The hobby filled the space funnybooks had occupied in terms of both my interest and my limited spending money. Yet while I was willing to drop a tenner on marked down copy of the Oriental Adventures hardback or Monster Manual II, when it came to Dragon Magazine, I limited myself to the pair of “best of” issues which contained a roster of badass *nudge nudge wink wink* nonplayer character classes which were not *nudge nudge wink wink* to be used by player characters. With a $3.50 cover price, an issue of Dragon cost more than a GI Joe figure, mini Transformer, or small scale Go-Bot — all of which could provide a more instant form of gratification.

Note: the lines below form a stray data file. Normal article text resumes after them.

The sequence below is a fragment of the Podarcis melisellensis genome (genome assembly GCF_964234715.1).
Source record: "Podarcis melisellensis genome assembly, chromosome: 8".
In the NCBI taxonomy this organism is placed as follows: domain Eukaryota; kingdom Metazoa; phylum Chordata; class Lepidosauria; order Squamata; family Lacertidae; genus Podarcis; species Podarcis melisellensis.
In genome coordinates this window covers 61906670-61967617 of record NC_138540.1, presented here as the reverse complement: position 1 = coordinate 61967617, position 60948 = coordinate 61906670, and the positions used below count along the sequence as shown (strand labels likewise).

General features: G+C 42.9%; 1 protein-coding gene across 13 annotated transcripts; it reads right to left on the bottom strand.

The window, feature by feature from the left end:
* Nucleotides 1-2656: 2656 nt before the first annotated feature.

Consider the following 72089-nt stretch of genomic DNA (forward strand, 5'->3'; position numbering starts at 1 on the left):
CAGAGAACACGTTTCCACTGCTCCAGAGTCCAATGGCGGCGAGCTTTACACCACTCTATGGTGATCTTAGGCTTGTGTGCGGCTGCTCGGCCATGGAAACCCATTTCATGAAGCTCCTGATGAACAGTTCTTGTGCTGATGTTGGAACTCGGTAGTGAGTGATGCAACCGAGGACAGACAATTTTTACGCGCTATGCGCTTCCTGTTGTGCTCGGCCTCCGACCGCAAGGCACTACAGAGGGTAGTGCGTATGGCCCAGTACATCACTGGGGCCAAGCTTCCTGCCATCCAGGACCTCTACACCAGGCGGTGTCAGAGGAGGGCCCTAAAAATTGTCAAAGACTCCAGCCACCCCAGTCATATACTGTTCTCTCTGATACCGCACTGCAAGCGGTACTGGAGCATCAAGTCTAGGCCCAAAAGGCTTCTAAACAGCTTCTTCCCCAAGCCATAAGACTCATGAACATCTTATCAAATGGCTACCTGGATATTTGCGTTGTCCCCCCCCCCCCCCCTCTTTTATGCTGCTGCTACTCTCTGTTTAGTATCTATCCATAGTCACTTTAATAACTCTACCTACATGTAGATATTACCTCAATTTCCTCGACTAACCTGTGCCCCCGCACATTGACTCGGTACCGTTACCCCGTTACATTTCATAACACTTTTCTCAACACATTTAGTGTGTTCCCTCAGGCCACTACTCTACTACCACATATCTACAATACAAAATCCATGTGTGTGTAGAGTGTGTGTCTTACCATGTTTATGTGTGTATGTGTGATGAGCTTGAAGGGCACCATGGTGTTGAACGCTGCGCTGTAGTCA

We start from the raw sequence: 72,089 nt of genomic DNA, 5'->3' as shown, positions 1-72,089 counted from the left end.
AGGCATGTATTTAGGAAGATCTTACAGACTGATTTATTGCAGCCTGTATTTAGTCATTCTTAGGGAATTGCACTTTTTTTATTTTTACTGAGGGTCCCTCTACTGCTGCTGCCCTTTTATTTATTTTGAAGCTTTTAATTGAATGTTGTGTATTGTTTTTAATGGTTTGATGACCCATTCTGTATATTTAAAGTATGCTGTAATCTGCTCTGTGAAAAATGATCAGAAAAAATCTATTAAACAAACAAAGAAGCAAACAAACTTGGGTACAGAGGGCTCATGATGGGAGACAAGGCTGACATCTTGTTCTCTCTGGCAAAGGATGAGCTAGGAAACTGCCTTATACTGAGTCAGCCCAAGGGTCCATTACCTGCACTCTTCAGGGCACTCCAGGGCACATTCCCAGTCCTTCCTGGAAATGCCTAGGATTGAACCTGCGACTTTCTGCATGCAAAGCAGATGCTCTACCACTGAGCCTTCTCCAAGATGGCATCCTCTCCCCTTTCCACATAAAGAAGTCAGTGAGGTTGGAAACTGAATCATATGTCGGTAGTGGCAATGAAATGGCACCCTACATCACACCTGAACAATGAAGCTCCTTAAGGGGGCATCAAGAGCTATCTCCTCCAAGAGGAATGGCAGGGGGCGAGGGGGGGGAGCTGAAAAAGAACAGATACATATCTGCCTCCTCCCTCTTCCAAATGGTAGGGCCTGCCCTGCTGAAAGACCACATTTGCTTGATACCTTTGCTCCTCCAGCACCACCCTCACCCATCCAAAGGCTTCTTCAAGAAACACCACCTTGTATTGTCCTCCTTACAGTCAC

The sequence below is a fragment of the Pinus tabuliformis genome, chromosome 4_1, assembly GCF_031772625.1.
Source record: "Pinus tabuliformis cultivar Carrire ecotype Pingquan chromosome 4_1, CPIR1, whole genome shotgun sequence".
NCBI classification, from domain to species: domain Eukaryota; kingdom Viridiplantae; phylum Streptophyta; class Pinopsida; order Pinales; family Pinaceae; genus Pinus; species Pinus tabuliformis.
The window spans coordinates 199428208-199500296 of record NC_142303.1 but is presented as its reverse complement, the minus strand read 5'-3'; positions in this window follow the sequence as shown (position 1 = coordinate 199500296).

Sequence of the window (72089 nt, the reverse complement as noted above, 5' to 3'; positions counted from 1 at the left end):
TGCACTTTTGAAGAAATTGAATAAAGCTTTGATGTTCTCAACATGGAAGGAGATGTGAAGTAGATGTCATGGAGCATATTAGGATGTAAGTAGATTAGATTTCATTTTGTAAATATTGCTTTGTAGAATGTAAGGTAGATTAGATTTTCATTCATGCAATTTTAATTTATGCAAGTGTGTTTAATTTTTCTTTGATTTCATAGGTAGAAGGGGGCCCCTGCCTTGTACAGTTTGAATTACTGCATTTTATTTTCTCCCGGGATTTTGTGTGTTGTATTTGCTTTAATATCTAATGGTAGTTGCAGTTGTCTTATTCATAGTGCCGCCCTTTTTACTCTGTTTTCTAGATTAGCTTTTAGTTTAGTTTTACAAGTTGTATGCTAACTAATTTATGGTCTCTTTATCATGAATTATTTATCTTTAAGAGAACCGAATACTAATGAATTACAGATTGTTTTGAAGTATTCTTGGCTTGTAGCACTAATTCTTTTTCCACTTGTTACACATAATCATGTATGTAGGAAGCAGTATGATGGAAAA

Giving in and finally buying the latest issue was like crossing a minor personal Rubicon, an admission via impulse purchase. It’s hardly world-shaking shit and would be short-lived as hell, but such is the nature of adolescent epiphanies. The punchline is how utterly unremarkable Dragon #117 turned out to be. Unlike most issues from that era, it did not take a multi-article deep dive into a single theme or concept or include some nifty pack-ins or extras. The issue is an odds and ends assortment of pretty underwhelming addenda and campaign advice. The only bit of it I actually ended up using around the gaming table was a price guide for sundry items excluded from the official rulebooks.